In one example, pixel array 102 is a two-dimensional (2D) array of imaging sensors or pixels 110 (e.g., pixels P1, P2 . . . , Pn). In one example, each pixel 110 is a CMOS imaging pixel including a first photodiode to capture low light data and a second photodiode to capture bright light data. As illustrated, each pixel 110 is arranged into a row (e.g., rows R1 to Ry) and a column (e.g., column C1 to Cx) to acquire image data of a person, place, object, etc., which can then be used to render an image of the person, place, object, etc.

In one example, after each pixel 110 has acquired its image data or image charge, the image data is read out by readout circuitry 104 through readout columns 112 and then transferred to function logic 106. In various examples, readout circuitry 104 may include amplification circuitry, analog-to-digital (ADC) conversion circuitry, or otherwise. Function logic 106 may simply store the image data or even manipulate the image data by applying post image effects (e.g., crop, rotate, remove red eye, adjust brightness, adjust contrast, or otherwise). In one example, readout circuitry 104 may read out a row of image data at a time along readout column lines (illustrated) or may read out the image data using a variety of other techniques (not illustrated), such as a serial read out or a full parallel read out of all pixels simultaneously. The image charge generated by a first photodiode (for low light) and a second photodiode (for bright light) of pixel 110 may be read out separately during different time periods.

FIG. 2 is a schematic illustrating one example of an HDR pixel 210 that can be implemented as pixel(s) 110 in HDR imaging system 100, in accordance with an embodiment of the disclosure. Pixel 210 includes a first photodiode 235 (PDL) and a second photodiode 245 (PDB). First photodiode 235 may be configured to measure low light data and second photodiode 245 may be configured to measure bright light data. Transfer transistor 233 (T1L) is coupled between first photodiode 235 and shared floating diffusion 229 to transfer first image charge from the first photodiode 235 to shared floating diffusion 229. Transfer transistor 243 (T1B) is coupled between first photodiode 235 and shared floating diffusion 229 to transfer second image charge from the second photodiode 245 to shared floating diffusion 229. Transfer transistor 233 (T1L), transfer transistor 243 (T1B), first photodiode 235, and second photodiode 245 are disposed in a semiconductor material (e.g. silicon), in one embodiment.

Image light incident on pixel 210 will generate image charge in each of the photodiodes 235 and 245. First image charge is generated in first photodiode 235 and second image charge is generated in second photodiode 245. When transfer transistor 233 receives a first transfer signal TXL 231 at its transfer gate, the first image charge is transferred to shared floating diffusion region 229. When second transfer transistors 243 receives second transfer signal TXB 241 at its transfer gate, the second image charge from photodiode 245 is transferred to shared floating diffusion region 229. The gates of first transfer transistor 233 and second transfer transistor 243 are coupled to be activated (turned ON) separately. In other words, first transfer signal TXL 231 and second transfer signal TXB 241 can be separately asserted.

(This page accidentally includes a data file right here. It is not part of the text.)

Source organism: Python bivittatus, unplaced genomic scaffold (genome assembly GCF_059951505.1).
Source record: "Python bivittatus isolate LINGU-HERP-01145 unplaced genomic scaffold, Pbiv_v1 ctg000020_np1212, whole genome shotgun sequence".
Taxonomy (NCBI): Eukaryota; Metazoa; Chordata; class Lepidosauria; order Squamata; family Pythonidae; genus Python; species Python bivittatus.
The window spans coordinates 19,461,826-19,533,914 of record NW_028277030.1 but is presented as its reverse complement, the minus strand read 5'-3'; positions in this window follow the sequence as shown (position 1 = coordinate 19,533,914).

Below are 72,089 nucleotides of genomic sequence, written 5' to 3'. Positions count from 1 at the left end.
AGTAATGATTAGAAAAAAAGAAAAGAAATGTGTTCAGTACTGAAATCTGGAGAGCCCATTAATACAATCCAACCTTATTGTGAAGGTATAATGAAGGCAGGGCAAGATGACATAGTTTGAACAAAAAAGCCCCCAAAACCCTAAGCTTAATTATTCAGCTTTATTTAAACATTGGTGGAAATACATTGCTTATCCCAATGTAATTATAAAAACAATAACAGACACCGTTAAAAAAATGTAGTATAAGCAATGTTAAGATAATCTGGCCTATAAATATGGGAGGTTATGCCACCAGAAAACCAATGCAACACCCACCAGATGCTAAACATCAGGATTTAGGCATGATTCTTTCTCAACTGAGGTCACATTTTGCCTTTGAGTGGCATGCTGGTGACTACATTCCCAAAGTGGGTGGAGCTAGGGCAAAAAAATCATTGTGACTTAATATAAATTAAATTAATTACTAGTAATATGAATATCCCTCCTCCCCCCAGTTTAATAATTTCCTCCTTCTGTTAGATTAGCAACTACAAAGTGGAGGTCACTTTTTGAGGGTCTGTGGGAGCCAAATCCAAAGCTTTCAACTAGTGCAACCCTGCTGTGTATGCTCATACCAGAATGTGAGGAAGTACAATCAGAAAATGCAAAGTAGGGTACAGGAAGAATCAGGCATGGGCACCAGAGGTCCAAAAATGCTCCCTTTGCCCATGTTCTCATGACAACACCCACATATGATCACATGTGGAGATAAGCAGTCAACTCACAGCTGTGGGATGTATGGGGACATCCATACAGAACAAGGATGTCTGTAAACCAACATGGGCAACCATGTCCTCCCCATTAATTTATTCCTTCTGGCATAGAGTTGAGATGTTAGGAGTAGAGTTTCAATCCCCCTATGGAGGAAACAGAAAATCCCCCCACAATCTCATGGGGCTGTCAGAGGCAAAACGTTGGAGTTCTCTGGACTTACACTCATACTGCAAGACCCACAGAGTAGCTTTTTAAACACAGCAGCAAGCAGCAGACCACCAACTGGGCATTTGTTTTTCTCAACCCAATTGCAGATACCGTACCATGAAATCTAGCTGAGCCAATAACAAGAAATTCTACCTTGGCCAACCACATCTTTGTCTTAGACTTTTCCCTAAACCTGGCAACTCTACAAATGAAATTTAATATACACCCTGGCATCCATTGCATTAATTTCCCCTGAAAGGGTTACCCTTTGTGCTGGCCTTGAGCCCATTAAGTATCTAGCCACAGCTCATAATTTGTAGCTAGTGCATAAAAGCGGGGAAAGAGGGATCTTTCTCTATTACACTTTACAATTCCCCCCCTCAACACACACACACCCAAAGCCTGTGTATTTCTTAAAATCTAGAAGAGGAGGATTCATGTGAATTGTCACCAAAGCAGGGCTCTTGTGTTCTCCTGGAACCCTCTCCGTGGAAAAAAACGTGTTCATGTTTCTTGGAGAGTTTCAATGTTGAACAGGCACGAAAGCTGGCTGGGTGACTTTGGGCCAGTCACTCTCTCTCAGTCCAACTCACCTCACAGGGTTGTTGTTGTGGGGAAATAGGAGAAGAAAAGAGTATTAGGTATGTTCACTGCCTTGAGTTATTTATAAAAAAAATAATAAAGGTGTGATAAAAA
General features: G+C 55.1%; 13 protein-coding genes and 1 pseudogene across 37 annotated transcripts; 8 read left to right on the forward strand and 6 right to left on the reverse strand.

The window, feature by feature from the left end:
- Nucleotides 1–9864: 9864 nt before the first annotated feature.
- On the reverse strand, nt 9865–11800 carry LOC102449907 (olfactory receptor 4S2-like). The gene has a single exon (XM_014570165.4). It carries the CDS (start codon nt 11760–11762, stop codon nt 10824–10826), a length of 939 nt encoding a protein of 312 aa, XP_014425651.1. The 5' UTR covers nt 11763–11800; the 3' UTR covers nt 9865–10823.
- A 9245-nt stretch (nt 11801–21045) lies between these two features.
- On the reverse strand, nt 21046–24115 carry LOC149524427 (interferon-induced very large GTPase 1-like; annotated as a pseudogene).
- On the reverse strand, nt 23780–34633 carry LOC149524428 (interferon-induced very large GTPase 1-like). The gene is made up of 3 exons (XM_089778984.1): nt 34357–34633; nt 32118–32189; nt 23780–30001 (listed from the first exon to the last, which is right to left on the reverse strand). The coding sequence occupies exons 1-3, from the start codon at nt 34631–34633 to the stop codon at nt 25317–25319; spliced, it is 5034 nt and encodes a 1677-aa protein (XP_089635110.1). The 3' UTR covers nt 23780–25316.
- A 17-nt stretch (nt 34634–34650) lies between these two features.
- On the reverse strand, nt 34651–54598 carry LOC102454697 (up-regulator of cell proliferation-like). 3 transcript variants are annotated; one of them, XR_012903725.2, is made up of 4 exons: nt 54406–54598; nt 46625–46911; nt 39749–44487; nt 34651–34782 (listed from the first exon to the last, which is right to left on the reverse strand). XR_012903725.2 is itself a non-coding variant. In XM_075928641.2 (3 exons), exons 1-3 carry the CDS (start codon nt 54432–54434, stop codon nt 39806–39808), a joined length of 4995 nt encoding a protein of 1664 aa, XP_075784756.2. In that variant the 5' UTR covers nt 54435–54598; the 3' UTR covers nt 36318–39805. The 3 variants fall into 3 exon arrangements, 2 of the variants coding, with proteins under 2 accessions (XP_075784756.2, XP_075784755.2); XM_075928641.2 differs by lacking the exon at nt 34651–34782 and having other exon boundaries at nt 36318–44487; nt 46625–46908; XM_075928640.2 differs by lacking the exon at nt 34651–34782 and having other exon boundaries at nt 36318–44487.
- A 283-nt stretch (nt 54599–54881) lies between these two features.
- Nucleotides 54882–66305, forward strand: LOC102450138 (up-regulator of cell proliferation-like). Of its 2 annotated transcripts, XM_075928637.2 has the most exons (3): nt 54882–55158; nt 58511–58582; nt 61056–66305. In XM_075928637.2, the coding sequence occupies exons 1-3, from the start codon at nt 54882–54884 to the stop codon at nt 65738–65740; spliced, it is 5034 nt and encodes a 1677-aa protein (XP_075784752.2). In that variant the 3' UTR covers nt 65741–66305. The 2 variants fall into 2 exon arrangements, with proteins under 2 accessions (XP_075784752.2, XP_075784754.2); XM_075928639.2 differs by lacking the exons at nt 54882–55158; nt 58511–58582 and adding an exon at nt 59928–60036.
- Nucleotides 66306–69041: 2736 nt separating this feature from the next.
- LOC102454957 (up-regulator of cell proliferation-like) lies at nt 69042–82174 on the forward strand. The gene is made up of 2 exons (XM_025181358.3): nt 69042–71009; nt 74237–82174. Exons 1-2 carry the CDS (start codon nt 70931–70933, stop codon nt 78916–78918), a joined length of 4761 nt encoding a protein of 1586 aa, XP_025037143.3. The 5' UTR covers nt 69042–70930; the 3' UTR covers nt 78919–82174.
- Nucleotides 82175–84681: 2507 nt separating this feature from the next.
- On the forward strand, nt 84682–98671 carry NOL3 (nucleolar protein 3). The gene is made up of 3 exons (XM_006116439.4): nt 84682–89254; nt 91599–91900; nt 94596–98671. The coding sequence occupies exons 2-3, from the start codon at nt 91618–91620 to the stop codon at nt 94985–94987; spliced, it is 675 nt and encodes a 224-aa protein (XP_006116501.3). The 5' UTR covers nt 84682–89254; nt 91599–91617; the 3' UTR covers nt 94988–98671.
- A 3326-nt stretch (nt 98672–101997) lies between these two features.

To capture an image, the first image charge that accumulates in first photodiode 235 is switched through transfer transistor 233 into shared floating diffusion region 229 in response to a control signal TXL 231 being received on a first transfer gate of transfer transistor 233. A first image signal (corresponding to the first charge transferred to shared floating diffusion 229) can then be amplified by amplifier transistor T3 224 and readout onto readout column 212 by activating row select transistor T4 226. In one example, amplifier transistor T3 224 is coupled in a source follower configuration as shown, which therefore amplifies the image signal at the gate terminal of amplifier transistor T3 224 to an output signal at the source terminal of amplifier transistor T3 224. As shown, row select transistor T4 226 is coupled to the source terminal of amplifier transistor T3 224 to selectively switch the output of amplifier transistor T3 224 to readout column 212 in response to a control signal SEL. As shown in the example, pixel 210 also includes reset transistor T2 222 coupled to shared floating diffusion region 229, which may be used to reset charge accumulated in pixel 210 in response to a reset signal RST. In one example, the charge in shared floating diffusion region 229 can be reset during an initialization period of pixel 210, or for example each time after charge information has been read out from pixel 210 and prior to accumulating charge in first photodiode 235 and second photodiode 245 for the acquisition of a new HDR image, in accordance with the embodiments of the disclosure.